Agents aren't the only ones who have made Hoffman's movement toward sustainability more possible. She's quick to assert that the resources shared by those in the eco-conscious community have been a huge help. "That's a really radical thing about the people that are working in this space," she says. "Other parts of the industry can be into this old-school way of thinking that everything is proprietary, like 'I worked too hard to get that source; I'm not gonna share.' But the philosophy of trying to make this shift for yourself is that your greatest hope is that others are doing it too. The goal is for there to be less harm across the board. So people share information."
Besides talking to friends like jeweler Pamela Love and natural dyer Audrey Louise Reynolds, Hoffman joined the Sustainable Apparel Coalition and credits brands like Eileen Fisher and Patagonia with setting a precedent she seeks to emulate. The internet, of course, is also an invaluable resource for learning about how to produce more consciously — something Hoffman didn't have access to when she was first getting started.
Communicate with customers
As Hoffman and her team have been making significant strides toward minimizing their negative impact, they're increasingly proud of what they're doing — but figuring out how to relate that narrative to customers has sometimes been tricky.
"When I knew that I really wanted to change, we had conversations like 'Well, do we change the name of the brand?' Because it's almost easier for people to embrace something new," she says. For Hoffman, the challenge was compounded by the fact that the new direction in terms of core values was paralleled by a new direction aesthetically. The shift in design was precipitated both by a desire on Hoffman's part to close the gap between what she likes to wear herself and what she designs, but also by the shift in the kinds of materials she relies on.
"We're using responsible fabrications now, but they also feel more refined and elevated to me," she notes. "They feel like things that I, as a person, want to wear. And I needed to bring the aesthetic back to who I am now, as opposed to where I was eight years ago." Still, Hoffman maintains that the true hallmarks of the brand — "joy, celebration, color, loving women" — have remained constant even as the aesthetic language used to express them has shifted.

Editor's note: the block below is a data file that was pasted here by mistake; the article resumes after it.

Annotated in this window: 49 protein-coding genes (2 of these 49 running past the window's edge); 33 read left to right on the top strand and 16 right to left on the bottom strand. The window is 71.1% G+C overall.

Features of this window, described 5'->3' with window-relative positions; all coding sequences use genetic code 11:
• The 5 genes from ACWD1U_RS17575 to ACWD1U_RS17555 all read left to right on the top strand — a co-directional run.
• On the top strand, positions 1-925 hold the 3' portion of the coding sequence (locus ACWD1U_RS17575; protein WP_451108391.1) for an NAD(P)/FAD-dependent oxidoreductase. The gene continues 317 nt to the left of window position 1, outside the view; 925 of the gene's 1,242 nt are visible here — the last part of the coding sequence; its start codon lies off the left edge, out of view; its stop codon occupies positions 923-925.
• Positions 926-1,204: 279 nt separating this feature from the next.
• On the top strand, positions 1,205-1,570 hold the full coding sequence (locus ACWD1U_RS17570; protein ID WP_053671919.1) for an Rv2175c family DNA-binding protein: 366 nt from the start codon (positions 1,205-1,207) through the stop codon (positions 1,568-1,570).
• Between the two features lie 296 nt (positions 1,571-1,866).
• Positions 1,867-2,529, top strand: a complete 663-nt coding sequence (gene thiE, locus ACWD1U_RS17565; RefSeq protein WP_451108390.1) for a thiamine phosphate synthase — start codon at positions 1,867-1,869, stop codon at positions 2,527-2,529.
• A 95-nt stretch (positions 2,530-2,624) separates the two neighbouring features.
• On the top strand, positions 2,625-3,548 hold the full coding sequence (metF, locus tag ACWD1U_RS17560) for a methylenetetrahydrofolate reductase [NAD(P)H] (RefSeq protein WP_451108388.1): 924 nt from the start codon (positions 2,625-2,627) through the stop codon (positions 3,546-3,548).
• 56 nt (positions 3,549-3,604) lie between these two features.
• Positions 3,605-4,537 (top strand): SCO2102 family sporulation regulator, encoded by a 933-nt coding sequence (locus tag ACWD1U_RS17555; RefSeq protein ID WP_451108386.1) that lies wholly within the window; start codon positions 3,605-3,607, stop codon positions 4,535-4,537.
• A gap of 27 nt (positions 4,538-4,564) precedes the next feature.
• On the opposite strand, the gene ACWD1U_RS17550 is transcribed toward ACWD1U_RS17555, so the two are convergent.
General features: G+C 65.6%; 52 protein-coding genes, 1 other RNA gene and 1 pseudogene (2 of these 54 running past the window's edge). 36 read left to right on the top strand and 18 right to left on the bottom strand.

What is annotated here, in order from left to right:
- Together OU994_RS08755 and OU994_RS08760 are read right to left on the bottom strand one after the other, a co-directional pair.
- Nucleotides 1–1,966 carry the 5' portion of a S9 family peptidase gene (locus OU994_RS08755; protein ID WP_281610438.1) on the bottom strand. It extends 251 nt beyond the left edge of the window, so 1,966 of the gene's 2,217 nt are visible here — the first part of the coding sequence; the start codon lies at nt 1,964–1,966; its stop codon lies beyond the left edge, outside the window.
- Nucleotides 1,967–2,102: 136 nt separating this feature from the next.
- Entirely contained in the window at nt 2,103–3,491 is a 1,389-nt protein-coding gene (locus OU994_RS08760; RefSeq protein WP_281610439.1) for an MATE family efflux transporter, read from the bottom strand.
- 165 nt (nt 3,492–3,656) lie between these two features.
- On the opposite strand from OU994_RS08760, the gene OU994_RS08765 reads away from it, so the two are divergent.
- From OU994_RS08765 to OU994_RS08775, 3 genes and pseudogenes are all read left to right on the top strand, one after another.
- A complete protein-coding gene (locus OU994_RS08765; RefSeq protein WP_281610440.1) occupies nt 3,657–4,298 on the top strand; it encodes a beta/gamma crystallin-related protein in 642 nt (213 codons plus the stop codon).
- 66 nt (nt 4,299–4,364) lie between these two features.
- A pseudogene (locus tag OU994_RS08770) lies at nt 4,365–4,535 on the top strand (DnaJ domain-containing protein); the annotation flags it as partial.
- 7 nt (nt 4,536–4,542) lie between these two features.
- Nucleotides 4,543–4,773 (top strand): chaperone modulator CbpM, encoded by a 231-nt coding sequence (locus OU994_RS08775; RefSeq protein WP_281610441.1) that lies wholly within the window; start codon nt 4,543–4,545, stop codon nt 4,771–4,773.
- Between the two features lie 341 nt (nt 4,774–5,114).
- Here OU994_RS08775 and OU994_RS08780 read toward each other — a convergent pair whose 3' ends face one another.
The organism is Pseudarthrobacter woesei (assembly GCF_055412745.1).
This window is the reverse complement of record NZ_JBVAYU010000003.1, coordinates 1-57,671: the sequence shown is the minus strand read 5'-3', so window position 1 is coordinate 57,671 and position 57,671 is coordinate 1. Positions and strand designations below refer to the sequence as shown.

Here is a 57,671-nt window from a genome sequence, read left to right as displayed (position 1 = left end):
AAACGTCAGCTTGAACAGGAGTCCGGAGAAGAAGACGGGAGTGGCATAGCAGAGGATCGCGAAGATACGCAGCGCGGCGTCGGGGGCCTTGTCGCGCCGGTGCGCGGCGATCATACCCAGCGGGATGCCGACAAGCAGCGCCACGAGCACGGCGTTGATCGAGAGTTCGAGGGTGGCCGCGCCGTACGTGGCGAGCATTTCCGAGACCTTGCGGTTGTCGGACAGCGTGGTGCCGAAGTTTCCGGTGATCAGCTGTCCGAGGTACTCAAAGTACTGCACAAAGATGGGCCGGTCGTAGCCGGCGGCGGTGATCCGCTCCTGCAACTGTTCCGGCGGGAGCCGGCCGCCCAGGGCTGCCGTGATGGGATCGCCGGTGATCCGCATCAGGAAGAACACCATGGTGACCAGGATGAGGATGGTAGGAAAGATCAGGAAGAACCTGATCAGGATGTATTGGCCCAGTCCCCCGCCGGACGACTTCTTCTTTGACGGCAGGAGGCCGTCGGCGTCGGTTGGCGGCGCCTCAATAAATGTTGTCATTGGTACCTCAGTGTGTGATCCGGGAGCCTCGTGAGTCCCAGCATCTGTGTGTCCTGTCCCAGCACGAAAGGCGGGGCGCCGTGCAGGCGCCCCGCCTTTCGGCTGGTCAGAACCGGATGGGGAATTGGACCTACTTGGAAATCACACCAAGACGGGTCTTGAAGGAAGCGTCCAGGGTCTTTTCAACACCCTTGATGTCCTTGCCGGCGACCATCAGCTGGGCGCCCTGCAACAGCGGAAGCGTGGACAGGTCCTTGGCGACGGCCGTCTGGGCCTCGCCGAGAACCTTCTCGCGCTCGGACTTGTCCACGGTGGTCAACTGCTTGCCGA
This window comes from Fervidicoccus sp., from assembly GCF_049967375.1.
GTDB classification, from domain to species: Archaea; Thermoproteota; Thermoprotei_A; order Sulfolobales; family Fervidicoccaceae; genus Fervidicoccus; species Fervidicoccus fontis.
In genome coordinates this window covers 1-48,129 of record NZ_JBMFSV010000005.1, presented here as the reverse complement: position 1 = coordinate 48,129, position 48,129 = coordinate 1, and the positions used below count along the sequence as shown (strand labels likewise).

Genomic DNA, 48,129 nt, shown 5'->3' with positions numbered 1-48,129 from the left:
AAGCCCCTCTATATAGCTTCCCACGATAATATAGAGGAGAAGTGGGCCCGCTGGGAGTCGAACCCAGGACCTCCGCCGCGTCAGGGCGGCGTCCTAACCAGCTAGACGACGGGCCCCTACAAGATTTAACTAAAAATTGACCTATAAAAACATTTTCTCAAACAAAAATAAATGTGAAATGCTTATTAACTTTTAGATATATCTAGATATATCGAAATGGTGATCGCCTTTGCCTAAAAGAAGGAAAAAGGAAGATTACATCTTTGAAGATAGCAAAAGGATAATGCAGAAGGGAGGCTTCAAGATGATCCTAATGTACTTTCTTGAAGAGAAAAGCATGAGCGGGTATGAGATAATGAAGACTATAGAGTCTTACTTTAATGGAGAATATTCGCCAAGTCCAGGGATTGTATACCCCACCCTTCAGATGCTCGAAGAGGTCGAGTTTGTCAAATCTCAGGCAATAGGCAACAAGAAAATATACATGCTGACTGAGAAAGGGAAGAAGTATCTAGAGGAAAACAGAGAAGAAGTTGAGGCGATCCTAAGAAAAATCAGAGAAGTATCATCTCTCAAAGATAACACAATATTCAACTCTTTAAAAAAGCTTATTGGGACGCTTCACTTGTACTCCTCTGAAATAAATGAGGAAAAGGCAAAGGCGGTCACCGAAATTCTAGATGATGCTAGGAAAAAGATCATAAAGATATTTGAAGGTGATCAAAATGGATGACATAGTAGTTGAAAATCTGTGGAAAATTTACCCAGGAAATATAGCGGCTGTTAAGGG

Ultimately, even if communicating new values is tough, she doesn't think it should worry any designer too much. "You have to let the product speak for itself," she says. "If it's good, people are going to be drawn to it."
Count the cost
Though Hoffman asserts that she's much happier with what the brand is doing now as compared with the business three years ago, she wouldn't claim that the process has been easy — and from a brand perspective, it has meant preparing for what she calls a "contraction."
"We knew our prices were going to go up a little bit, and that was going to slow down our business for the first year or two of it," she says. "Some big buyers have told me that I'm walking away from money."
Hoffman's answer has been to split the increased costs that can accompany sustainability boosting initiatives between the customer and the brand, finding a balance so that both are "in the investment together." A less harmful industry, she reasons, won't come about if no one is willing to adjust their expectations.
No matter how far the brand has come, Hoffman is quick to acknowledge ways it could still improve. "By no means have we reached sustainability, and we never will unless we close down or upcycle every single thing, and we're not doing that. We're still very much much in the process," says the designer. In being more open about her sourcing, she follows the lead of brands she admires, like Everlane, who emphasize transparency.
Hoffman believes it's important to communicate with customers about what's really going on while also avoiding standard industry marketing tactics that equate consumption with happiness. "Clothing is a beautiful way to express yourself," she says. "That's why I'm here, to be a part of what it can do on an emotional level for somebody and bring them this feeling of confidence. But in the end, more stuff is not what will make you happy. It just isn't.”